UKIP, a political party whose polices are based on a profound fear of immigrants, has just had their first MP elected by the people of Clacton, a town which is over 90% white British, with hardly any immigrants.
Yet in London – one of the world’s most diverse ethnic cities, where less than 50% are white British and over 300 languages are spoken – UKIP did particularly badly in this year’s European elections. They retained their one and only London seat, but gained no more, whereas Labour doubled its number of MEPs.
So the real issue in Clacton cannot really be immigration – even though opinion polls reported that immigration was the number one concern for Clacton voters in this byelection.
The problem is actually poverty and deprivation, and this was exploited by the UKIP party who have a simple answer: it’s the EU and all those immigrants who are making you poor and fedup (even though hardly any immigrants actually live in your town, but we won’t mention that, will we?)
The politics of fear..
We know from history where irrational and fearful scapegoating of immigrants and foreigners can lead.
Clacton is the second most deprived seaside resort in England and has been nicknamed “Poverty on Sea”. Its unemployment rate is around 50%. In a town of 55,000 people, there was recently recorded just 501 job vacancies. The median household income in Clacton is £13,648 compared with £24,242 nationally. Clacton has the highest proportion of retired residents in the country. These are the real issues that need to be tackled.
How could mature, rational and compassionate politicians better combat UKIP and their dangerous mantra against immigrants? By standing up, boldly and confidently, to say that immigration is not the problem. The problem is one of poverty and deprivation; lack of employment opportunities; lack of investment in the poorest towns and areas of the country; a lack of hope for the future.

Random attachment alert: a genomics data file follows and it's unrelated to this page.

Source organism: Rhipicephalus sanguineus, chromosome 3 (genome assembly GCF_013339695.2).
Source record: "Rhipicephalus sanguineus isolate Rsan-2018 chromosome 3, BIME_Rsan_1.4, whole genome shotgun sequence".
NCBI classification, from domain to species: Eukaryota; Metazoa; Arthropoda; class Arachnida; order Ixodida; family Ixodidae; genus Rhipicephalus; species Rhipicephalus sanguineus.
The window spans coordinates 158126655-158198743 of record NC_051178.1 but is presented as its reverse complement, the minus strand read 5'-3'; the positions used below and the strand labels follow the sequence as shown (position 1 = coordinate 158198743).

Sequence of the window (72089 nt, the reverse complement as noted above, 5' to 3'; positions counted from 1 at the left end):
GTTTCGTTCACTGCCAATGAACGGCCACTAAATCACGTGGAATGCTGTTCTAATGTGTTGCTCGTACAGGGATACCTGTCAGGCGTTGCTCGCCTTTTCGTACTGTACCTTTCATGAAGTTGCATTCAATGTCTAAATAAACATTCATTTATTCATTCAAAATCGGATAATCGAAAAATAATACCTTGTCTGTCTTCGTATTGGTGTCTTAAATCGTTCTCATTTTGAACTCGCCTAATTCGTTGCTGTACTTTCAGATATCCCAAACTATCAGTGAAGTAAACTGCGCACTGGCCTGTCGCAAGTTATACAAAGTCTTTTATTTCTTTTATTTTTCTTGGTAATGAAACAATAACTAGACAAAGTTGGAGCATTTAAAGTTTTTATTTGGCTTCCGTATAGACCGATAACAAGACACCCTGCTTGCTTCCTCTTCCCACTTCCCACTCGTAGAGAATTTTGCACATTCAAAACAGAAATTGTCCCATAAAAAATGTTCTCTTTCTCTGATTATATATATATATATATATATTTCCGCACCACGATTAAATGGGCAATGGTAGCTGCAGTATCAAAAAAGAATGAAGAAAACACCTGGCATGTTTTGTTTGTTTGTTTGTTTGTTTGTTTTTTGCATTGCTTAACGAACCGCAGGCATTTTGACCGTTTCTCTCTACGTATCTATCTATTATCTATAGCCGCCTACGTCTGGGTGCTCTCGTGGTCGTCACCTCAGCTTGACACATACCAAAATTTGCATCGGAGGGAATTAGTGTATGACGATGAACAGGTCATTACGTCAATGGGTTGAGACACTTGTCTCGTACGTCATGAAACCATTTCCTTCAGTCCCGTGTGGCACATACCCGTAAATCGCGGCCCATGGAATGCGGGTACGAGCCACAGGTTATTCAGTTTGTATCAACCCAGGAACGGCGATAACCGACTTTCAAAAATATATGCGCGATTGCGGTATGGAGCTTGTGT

The blame game..
‘Free movement’ also works both ways. There are as many British migrants now living in the rest of Europe as migrants here from the rest of Europe. If all the EU migrants here went home, and all Britons in the rest of the EU came home, the population of Great Britain would be about the same as it is now. The numbers could not be better balanced.
Britons make more use of ‘free movement of people’ across our continent than any other EU country. Britain is Europe’s biggest exporter of people to the rest of Europe.
There is no evidence of a problem of ‘benefit tourism’. Citizens from other parts of our continent come here for jobs, not benefits: if there are no jobs, they mostly either don’t come, or just go home. Blaming immigration for our downfall is not only disingenuous, it has the danger of creating a nasty, xenophobic, intolerant society. Is that what we want for Britain?
Not many were complaining in 2004 when east and central Europeans first arrived here to enthusiastically work on our farms, in nursing homes, in catering, in building… and helped our businesses to thrive.
The complaints mostly came after the world-wide economic crash in 2008, but that wasn’t the fault of east Europeans, was it?
Eyes on the prize..
We need a political party to say it will devote energy and imaginative ideas into the difficult, forgotten and poorer parts of the UK, with a generous investment programme, to rebuild infrastructure; encourage new enterprise; build many more affordable homes; assist with re-education and lifelong learning initiatives; help the unemployed to train for new skills or even to start their own businesses; offer incentives to companies (yes, even foreign ones) to re-locate to the towns where people need more work….
The problem is not too many immigrants. The problem is too few enlightened politicians who can sell us a vision of Britain as a modern, cosmopolitan, fair-minded and forward looking European nation, where all citizens have the opportunities to make real progress…
See also: Clacton and the politics of fear - updated version of this article published by British Influence
— Jon Danzig (@Jon_Danzig) October 11, 2014
— British Influence (@britinfluence) October 17, 2014
Other articles by Jon Danzig:
- What Nigel Farage told British expats in Spain
- The free movement of people – it works both ways
- The value of being ‘citizens of Europe’